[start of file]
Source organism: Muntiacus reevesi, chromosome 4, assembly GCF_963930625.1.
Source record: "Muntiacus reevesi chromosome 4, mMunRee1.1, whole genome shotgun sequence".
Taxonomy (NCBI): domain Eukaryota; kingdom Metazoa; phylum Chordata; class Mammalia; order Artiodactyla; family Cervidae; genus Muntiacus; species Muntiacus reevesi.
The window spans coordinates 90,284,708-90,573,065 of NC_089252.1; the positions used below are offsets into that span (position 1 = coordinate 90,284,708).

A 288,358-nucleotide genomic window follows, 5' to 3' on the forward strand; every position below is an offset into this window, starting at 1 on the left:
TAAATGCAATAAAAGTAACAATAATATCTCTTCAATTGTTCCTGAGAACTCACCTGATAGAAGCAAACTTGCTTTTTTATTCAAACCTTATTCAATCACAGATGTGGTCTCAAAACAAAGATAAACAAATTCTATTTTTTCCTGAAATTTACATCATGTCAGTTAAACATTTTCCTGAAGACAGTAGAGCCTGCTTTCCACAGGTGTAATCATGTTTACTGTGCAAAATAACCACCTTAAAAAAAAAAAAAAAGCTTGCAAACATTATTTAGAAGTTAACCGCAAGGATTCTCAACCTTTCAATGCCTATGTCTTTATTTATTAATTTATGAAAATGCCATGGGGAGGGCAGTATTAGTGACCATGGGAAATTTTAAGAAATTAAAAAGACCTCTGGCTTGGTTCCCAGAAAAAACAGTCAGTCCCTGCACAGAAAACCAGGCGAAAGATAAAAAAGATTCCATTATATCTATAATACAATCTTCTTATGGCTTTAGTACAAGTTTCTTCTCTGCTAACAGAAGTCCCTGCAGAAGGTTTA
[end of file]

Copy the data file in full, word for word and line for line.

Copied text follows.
Source organism: Muntiacus reevesi, chromosome 4, assembly GCF_963930625.1.
Source record: "Muntiacus reevesi chromosome 4, mMunRee1.1, whole genome shotgun sequence".
Taxonomy (NCBI): domain Eukaryota; kingdom Metazoa; phylum Chordata; class Mammalia; order Artiodactyla; family Cervidae; genus Muntiacus; species Muntiacus reevesi.
The window spans coordinates 90,284,708-90,573,065 of NC_089252.1; the positions used below are offsets into that span (position 1 = coordinate 90,284,708).

A 288,358-nucleotide genomic window follows, 5' to 3' on the forward strand; every position below is an offset into this window, starting at 1 on the left:
TAAATGCAATAAAAGTAACAATAATATCTCTTCAATTGTTCCTGAGAACTCACCTGATAGAAGCAAACTTGCTTTTTTATTCAAACCTTATTCAATCACAGATGTGGTCTCAAAACAAAGATAAACAAATTCTATTTTTTCCTGAAATTTACATCATGTCAGTTAAACATTTTCCTGAAGACAGTAGAGCCTGCTTTCCACAGGTGTAATCATGTTTACTGTGCAAAATAACCACCTTAAAAAAAAAAAAAAAGCTTGCAAACATTATTTAGAAGTTAACCGCAAGGATTCTCAACCTTTCAATGCCTATGTCTTTATTTATTAATTTATGAAAATGCCATGGGGAGGGCAGTATTAGTGACCATGGGAAATTTTAAGAAATTAAAAAGACCTCTGGCTTGGTTCCCAGAAAAAACAGTCAGTCCCTGCACAGAAAACCAGGCGAAAGATAAAAAAGATTCCATTATATCTATAATACAATCTTCTTATGGCTTTAGTACAAGTTTCTTCTCTGCTAACAGAAGTCCCTGCAGAAGGTTTA